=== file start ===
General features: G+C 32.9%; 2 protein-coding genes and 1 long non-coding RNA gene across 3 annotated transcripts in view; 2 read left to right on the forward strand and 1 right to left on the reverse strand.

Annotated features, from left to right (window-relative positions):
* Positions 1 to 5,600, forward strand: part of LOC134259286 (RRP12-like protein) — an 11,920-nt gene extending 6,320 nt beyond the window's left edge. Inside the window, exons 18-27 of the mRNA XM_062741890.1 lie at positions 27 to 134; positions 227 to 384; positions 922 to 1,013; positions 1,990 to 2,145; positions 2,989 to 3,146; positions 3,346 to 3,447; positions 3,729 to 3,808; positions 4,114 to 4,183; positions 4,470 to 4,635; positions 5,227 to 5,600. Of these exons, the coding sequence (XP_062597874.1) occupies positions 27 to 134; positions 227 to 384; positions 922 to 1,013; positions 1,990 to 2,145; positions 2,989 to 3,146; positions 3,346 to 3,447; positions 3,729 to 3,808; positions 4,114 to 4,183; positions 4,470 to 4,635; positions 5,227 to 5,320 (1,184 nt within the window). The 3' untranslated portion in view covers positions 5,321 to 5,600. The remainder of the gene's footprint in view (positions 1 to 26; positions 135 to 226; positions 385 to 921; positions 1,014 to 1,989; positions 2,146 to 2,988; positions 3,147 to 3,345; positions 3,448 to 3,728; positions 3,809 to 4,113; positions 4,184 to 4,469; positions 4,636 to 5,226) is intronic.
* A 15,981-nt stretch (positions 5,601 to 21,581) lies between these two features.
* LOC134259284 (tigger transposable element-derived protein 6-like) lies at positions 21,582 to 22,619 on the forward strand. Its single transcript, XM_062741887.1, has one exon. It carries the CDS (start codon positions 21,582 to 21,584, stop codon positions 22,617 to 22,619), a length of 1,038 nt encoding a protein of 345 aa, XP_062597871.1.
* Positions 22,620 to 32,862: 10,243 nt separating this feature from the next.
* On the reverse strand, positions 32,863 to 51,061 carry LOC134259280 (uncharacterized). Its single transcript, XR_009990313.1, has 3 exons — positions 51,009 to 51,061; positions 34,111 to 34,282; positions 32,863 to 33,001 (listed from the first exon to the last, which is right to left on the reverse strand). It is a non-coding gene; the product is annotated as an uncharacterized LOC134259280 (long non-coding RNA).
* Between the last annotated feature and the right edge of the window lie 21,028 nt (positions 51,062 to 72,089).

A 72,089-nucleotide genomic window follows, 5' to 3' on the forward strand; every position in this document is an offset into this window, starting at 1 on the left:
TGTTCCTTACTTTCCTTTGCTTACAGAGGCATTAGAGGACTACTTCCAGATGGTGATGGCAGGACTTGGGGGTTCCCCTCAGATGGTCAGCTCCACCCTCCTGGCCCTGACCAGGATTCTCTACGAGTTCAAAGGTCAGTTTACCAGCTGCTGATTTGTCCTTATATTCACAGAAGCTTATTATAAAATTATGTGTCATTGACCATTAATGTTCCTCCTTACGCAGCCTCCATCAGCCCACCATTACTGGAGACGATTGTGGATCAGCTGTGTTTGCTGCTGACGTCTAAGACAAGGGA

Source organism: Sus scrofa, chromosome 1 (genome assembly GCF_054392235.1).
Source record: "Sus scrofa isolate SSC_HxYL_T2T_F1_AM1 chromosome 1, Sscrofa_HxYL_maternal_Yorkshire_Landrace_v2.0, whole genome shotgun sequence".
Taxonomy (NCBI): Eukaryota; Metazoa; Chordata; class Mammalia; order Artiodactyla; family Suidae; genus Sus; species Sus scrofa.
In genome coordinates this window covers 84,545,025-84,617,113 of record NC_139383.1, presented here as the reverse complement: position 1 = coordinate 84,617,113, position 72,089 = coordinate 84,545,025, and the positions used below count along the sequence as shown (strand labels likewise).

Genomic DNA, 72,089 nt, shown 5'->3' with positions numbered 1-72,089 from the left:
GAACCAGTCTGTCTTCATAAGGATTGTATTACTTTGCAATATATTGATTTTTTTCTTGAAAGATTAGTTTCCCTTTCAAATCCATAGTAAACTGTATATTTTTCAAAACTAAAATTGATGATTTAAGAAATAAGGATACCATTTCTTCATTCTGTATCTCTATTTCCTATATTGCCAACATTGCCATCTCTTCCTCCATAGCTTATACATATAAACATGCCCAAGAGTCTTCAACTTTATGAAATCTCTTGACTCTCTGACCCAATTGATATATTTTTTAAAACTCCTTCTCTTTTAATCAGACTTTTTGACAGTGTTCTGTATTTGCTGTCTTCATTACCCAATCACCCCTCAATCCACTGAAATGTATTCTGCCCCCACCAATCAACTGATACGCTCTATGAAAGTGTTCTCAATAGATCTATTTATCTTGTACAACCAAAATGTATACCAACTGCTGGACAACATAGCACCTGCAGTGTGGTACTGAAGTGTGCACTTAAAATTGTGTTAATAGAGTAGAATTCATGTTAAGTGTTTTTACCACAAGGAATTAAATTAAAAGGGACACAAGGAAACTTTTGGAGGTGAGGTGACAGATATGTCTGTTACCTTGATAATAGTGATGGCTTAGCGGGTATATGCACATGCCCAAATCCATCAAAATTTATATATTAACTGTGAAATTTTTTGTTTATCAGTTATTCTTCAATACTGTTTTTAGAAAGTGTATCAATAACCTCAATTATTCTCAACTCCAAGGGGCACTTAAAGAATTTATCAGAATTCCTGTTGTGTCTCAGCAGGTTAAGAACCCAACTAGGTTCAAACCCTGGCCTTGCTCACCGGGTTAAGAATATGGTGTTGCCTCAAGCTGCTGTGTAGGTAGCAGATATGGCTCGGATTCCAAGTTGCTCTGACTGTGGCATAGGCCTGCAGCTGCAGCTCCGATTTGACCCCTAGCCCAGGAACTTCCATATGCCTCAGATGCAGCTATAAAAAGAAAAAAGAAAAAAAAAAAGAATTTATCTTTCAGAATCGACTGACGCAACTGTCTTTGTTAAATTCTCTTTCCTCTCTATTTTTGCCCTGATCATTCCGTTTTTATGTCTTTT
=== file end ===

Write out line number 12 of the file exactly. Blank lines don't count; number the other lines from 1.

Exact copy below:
Source record: "Sus scrofa isolate SSC_HxYL_T2T_F1_AM1 chromosome 1, Sscrofa_HxYL_maternal_Yorkshire_Landrace_v2.0, whole genome shotgun sequence".